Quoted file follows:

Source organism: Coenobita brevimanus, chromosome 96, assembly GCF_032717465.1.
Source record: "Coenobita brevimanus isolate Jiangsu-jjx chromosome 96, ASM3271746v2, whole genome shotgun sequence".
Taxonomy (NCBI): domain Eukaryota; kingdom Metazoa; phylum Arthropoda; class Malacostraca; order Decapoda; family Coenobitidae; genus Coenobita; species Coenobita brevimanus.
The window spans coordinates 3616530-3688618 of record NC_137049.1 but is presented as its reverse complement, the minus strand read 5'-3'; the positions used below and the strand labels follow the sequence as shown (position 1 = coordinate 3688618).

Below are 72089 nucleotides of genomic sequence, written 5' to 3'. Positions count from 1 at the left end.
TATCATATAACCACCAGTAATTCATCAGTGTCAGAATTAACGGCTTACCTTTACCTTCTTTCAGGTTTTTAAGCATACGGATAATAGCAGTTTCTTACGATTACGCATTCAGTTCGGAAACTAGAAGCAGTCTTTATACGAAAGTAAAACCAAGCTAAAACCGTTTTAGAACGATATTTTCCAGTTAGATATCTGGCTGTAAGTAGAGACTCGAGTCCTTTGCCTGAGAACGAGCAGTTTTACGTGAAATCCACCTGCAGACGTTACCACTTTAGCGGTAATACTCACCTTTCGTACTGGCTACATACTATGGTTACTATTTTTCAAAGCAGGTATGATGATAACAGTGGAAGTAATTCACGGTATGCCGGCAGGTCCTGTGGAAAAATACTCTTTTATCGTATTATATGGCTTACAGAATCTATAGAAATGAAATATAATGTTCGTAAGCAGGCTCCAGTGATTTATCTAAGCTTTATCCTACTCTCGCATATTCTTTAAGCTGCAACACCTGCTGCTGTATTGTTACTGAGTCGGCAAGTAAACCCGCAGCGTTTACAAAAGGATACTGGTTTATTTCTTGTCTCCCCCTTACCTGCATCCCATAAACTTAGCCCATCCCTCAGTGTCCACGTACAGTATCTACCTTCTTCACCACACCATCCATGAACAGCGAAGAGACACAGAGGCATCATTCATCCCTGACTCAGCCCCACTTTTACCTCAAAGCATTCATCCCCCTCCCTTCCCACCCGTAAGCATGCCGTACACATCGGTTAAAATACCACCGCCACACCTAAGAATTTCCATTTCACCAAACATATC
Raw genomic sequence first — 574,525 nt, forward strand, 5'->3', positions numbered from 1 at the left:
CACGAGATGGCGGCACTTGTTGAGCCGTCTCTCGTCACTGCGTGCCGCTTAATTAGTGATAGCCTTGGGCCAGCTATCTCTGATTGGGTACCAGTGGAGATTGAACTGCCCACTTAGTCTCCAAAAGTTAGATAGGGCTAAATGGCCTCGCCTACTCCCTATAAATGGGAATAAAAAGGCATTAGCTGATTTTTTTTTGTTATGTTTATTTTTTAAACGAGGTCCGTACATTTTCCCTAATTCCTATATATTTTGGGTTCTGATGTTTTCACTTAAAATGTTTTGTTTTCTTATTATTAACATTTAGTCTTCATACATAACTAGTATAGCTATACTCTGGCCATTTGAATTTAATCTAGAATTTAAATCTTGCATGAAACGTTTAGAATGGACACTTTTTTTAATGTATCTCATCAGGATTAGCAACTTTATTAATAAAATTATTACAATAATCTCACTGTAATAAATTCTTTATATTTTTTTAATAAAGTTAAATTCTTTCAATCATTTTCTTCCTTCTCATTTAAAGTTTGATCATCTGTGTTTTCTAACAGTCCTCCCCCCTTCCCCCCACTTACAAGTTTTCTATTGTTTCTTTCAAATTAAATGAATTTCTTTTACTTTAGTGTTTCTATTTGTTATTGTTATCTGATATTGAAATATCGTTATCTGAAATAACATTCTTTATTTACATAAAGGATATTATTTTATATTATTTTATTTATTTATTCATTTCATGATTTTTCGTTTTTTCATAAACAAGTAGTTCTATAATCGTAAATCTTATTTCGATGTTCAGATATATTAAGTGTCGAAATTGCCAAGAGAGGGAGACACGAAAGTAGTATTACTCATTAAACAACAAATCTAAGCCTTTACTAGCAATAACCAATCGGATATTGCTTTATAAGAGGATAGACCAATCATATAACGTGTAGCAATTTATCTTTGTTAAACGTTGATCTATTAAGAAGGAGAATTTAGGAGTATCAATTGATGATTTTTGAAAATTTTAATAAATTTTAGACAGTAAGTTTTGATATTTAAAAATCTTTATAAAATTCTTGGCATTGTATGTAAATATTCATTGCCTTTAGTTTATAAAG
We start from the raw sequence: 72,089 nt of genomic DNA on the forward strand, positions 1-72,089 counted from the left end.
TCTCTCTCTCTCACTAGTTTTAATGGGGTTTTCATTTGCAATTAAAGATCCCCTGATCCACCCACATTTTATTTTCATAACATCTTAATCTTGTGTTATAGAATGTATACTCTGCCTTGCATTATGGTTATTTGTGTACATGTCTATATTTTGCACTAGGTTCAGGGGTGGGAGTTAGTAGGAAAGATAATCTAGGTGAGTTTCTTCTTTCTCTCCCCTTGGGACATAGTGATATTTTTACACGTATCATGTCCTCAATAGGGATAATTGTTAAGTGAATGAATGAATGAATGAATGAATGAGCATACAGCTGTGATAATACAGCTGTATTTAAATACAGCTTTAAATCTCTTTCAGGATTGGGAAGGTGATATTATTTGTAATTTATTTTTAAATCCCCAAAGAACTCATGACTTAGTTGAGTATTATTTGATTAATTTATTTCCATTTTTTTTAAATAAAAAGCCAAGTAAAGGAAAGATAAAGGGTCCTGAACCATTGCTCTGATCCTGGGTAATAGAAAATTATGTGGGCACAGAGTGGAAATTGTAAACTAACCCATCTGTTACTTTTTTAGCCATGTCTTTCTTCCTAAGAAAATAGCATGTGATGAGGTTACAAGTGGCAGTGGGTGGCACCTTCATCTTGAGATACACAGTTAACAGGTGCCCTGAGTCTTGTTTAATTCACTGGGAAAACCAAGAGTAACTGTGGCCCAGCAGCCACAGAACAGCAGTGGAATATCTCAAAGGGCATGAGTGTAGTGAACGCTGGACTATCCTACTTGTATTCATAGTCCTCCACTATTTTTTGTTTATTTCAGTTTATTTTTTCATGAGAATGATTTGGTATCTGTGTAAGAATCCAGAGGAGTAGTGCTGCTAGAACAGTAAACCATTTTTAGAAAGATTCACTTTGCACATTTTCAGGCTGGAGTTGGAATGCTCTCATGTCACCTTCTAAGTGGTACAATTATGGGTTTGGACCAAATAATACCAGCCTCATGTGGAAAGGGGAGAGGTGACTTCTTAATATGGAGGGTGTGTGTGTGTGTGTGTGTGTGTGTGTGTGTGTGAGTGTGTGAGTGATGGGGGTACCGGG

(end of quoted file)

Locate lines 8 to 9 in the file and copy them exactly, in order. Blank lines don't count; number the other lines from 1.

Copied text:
CACGAGATGGCGGCACTTGTTGAGCCGTCTCTCGTCACTGCGTGCCGCTTAATTAGTGATAGCCTTGGGCCAGCTATCTCTGATTGGGTACCAGTGGAGATTGAACTGCCCACTTAGTCTCCAAAAGTTAGATAGGGCTAAATGGCCTCGCCTACTCCCTATAAATGGGAATAAAAAGGCATTAGCTGATTTTTTTTTGTTATGTTTATTTTTTAAACGAGGTCCGTACATTTTCCCTAATTCCTATATATTTTGGGTTCTGATGTTTTCACTTAAAATGTTTTGTTTTCTTATTATTAACATTTAGTCTTCATACATAACTAGTATAGCTATACTCTGGCCATTTGAATTTAATCTAGAATTTAAATCTTGCATGAAACGTTTAGAATGGACACTTTTTTTAATGTATCTCATCAGGATTAGCAACTTTATTAATAAAATTATTACAATAATCTCACTGTAATAAATTCTTTATATTTTTTTAATAAAGTTAAATTCTTTCAATCATTTTCTTCCTTCTCATTTAAAGTTTGATCATCTGTGTTTTCTAACAGTCCTCCCCCCTTCCCCCCACTTACAAGTTTTCTATTGTTTCTTTCAAATTAAATGAATTTCTTTTACTTTAGTGTTTCTATTTGTTATTGTTATCTGATATTGAAATATCGTTATCTGAAATAACATTCTTTATTTACATAAAGGATATTATTTTATATTATTTTATTTATTTATTCATTTCATGATTTTTCGTTTTTTCATAAACAAGTAGTTCTATAATCGTAAATCTTATTTCGATGTTCAGATATATTAAGTGTCGAAATTGCCAAGAGAGGGAGACACGAAAGTAGTATTACTCATTAAACAACAAATCTAAGCCTTTACTAGCAATAACCAATCGGATATTGCTTTATAAGAGGATAGACCAATCATATAACGTGTAGCAATTTATCTTTGTTAAACGTTGATCTATTAAGAAGGAGAATTTAGGAGTATCAATTGATGATTTTTGAAAATTTTAATAAATTTTAGACAGTAAGTTTTGATATTTAAAAATCTTTATAAAATTCTTGGCATTGTATGTAAATATTCATTGCCTTTAGTTTATAAAG
We start from the raw sequence: 72,089 nt of genomic DNA on the forward strand, positions 1-72,089 counted from the left end.